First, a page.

Horsburgh CR,Jr, Mason UG,3rd, Heifets LB, Southwick K, Labrecque J, Iseman MD. Response to therapy of pulmonary mycobacterium avium-intracellulare infection correlates with results of in vitro susceptibility testing. Am Rev Respir Dis, 1987; 135: 418–421.
Chaisson RE, Benson CA, Dube MP, et al. Clarithromycin therapy for bacteremic mycobacterium avium complex disease. A randomized, double-blind, dose-ranging study in patients with AIDS. AIDS clinical trials group protocol 157 study team. Ann Intern Med. 1994;121:905–11.
Chaisson RE, Keiser P, Pierce M, et al. Clarithromycin and ethambutol with or without clofazimine for the treatment of bacteremic mycobacterium avium complex disease in patients with HIV infection. AIDS. 1997;11:311–7.
Baciewicz AM, Chrisman CR, Finch CK, Self TH. Update on rifampin, rifabutin, and rifapentine drug interactions. Curr Med Res Opin. 2013;29:1–12.
Brodkin H. Paraspinous abscess with mycobacterium avium-intracellulare in a patient without AIDS. South Med J. 1991;84:1385–6.
Igram CM, Petrie SG, Harris MB. Atypical mycobacterial vertebral osteomyelitis in an immunocompetent patient. Orthopedics. 1997;20:163–6.
King BF. Disseminated mycobacterium avium complex in an immunocompetent previously healthy woman. J Am Board Fam Pract. 1994;7:145–8.
Mahan S, Jolles PR. MAI osteomyelitis. 18-year scintigraphic follow-up. Clin Nucl Med. 1995;20:594–8.
Bhatia K, Frydenberg E, Steel T, Ow-Yang M. An anterior expandable titanium cage in mycobacterium avium vertebral osteomyelitis. J Clin Neurosci. 2011;18:431–4.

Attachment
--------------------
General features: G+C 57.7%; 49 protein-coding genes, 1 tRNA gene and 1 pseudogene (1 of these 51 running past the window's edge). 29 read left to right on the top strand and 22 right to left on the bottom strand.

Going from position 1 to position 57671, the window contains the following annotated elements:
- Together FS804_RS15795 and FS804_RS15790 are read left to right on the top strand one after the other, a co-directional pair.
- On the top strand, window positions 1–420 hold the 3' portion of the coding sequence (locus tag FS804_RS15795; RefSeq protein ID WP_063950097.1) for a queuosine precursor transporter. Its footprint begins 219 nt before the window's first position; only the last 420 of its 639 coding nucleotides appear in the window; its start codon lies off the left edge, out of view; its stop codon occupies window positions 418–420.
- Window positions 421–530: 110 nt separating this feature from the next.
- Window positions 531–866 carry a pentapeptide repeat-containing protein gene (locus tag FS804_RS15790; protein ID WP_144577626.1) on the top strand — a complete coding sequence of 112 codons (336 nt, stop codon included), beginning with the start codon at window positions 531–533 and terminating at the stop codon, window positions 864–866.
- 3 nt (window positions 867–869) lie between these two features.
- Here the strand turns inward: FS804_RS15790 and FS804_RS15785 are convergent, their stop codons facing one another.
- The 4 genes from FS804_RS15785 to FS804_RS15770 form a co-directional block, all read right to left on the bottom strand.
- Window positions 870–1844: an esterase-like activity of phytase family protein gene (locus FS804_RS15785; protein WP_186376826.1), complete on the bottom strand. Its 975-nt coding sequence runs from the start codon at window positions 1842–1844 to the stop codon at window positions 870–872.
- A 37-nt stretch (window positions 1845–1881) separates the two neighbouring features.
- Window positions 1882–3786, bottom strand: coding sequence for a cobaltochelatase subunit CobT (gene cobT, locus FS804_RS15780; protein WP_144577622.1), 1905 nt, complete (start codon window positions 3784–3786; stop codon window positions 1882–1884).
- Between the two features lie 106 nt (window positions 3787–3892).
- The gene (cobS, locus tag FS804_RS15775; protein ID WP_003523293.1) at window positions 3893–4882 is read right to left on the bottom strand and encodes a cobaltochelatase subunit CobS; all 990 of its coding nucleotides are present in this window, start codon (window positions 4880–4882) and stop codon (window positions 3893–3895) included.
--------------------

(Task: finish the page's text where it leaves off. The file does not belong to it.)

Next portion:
We would like to thank the patient described in this case for allowing us to share it with the scientific community.
This research was supported in part by Award Number 5 T32 A1007046–40 from the National Institutes of Health. The content is solely the responsibility of the authors and does not necessarily represent the official views of the National Institutes of Health.
Ethics approval and consent to participate
Not applicable, consent was obtained from the patient described in this report.
Consent for publication
Consent for publication was obtained from the individual patient described in this report. Written consent is available by request.
The authors have no competing interests to disclose.
Springer Nature remains neutral with regard to jurisdictional claims in published maps and institutional affiliations.